Much of the evangelism, disciple making and missions material that staff enjoyed and benefitted from will still be in the new version of Fuel and the Flame. It’s the technical elements staff need to deal with that will be cut out of this edition. There is talk about a book that will be written for staff so that those principles that specifically apply to them can be fleshed out also. The heart of the book will still be there, but a ton of new material from co-author Paul Worcester and another great contributor, Taylor Tollison with Campus Outreach. Plus, a lot of new stories from around the world of how college students lives have been transformed from lost to saved to laboring for Christ.

7. What advice would you give to a younger collegiate ministry worker who is just getting started? What would you encourage them to be focusing on?

  • Bathing that campus in prayer, and taking staff and student leaders with me for early morning prayer walks around the campus.
  • Understanding the campus thoroughly and how students have divided themselves up into various affinity groups. Strategically choose the affinity groups you are going to start building relationships in, starting small groups in, and sharing the gospel with. Develop a culture of “personal ministry targets” within your ministry.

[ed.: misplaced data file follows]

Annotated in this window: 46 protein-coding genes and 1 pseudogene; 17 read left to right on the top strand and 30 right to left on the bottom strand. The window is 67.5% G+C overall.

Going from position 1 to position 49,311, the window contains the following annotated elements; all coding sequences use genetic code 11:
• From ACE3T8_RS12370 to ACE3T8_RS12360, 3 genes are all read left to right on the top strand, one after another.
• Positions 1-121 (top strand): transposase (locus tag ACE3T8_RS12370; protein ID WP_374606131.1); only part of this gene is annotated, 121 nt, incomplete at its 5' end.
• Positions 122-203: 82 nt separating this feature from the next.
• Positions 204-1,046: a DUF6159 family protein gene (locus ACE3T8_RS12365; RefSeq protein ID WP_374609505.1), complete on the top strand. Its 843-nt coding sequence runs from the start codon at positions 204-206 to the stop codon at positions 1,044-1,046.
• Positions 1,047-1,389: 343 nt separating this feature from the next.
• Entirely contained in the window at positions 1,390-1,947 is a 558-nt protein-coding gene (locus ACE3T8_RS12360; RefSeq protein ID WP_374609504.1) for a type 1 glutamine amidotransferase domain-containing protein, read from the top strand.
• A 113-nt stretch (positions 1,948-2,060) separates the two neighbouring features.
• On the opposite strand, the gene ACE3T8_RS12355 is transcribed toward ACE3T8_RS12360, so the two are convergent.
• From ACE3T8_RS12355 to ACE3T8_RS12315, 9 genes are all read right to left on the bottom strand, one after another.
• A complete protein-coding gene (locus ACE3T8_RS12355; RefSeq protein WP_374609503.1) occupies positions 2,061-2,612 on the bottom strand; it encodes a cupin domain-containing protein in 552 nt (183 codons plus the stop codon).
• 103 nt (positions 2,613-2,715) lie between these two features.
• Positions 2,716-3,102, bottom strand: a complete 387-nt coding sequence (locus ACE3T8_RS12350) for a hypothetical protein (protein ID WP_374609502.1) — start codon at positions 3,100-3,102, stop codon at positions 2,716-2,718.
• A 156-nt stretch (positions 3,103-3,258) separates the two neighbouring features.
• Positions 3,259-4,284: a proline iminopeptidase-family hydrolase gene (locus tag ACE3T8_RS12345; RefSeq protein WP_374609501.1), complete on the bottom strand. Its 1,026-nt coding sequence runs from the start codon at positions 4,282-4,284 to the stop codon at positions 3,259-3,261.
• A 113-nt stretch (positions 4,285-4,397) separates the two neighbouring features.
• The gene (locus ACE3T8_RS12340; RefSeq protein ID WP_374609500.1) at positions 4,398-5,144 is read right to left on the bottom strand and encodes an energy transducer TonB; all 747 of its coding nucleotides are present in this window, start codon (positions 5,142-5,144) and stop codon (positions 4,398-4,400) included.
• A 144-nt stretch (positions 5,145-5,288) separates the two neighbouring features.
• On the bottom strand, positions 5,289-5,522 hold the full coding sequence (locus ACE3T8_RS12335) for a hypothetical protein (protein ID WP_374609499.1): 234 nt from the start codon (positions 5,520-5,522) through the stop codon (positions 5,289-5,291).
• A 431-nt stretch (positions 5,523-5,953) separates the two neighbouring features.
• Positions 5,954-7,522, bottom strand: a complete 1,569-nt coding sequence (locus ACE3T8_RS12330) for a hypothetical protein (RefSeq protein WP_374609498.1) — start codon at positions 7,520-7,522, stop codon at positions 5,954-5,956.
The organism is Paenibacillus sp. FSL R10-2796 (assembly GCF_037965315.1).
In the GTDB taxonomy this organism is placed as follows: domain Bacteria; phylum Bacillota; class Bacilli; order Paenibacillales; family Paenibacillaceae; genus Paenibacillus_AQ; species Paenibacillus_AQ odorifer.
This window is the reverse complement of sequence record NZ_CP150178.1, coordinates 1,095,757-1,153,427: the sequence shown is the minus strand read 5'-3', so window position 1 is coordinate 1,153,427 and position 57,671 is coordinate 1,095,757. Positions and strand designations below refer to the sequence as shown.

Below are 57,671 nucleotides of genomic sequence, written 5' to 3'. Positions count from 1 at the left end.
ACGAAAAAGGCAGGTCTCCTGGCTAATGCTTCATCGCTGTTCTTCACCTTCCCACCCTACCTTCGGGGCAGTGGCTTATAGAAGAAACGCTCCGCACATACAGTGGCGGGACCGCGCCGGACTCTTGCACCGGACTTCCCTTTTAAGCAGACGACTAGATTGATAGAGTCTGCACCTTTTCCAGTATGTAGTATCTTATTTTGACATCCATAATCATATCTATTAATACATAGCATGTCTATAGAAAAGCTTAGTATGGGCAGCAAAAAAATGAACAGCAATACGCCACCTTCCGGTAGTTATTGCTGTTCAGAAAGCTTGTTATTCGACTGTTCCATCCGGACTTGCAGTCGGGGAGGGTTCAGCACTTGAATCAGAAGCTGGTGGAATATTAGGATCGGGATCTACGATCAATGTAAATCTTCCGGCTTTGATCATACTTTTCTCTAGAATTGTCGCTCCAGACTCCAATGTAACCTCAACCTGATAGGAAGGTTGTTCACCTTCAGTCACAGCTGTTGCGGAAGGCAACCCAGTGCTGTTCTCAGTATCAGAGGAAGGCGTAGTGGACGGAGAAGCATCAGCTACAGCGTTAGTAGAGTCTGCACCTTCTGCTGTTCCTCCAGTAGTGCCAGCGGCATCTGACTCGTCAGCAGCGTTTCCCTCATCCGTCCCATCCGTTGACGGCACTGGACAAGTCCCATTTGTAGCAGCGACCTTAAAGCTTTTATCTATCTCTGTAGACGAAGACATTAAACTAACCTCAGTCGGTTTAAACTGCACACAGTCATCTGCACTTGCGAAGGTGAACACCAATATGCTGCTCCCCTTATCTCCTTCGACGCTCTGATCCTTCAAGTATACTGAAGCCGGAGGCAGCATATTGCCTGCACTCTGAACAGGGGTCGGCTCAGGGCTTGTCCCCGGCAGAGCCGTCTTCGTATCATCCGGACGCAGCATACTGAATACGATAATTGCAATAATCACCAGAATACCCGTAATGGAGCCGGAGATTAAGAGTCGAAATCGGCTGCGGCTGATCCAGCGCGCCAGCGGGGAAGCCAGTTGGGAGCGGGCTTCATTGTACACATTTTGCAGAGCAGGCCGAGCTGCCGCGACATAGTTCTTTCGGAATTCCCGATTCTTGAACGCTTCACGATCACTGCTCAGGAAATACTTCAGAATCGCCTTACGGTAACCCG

• Love and enjoy the students immensely. If they sense you really do enjoy them, it opens their heart to the gospel like nothing else. Discipleship should have direction and affection.
  • Start small. Don’t try to attract big numbers early with events or weekly meetings. Focus on building a core of key students that YOU or your staff have led to Christ. That will form the basis/DNA for an amazing “EDM” (Evangelism, Disciplemaking, Missions Mobilization) campus movement in the years to come that could very well become a launching pad/sending base to impact the world for Christ!

This is where you come in! Let us know how we can improve the new edition by filling out this survey. Thanks!

about the author

Paul Worcester

Paul and his wife Christy planted Christian Challenge at California State University, Chico from scratch. Since then hundreds of students have indicated decisions to become followers of Jesus, with many growing as disciples and learning to multiply their faith. Paul is the author of "Tips for Starting a College Ministry." He has a a passion for equipping and encouraging fellow collegiate leaders to make disciples on campus through his writing, speaking, consulting and social media. Paul and Christy have two children. Paul loves to surf and play other sports when possible.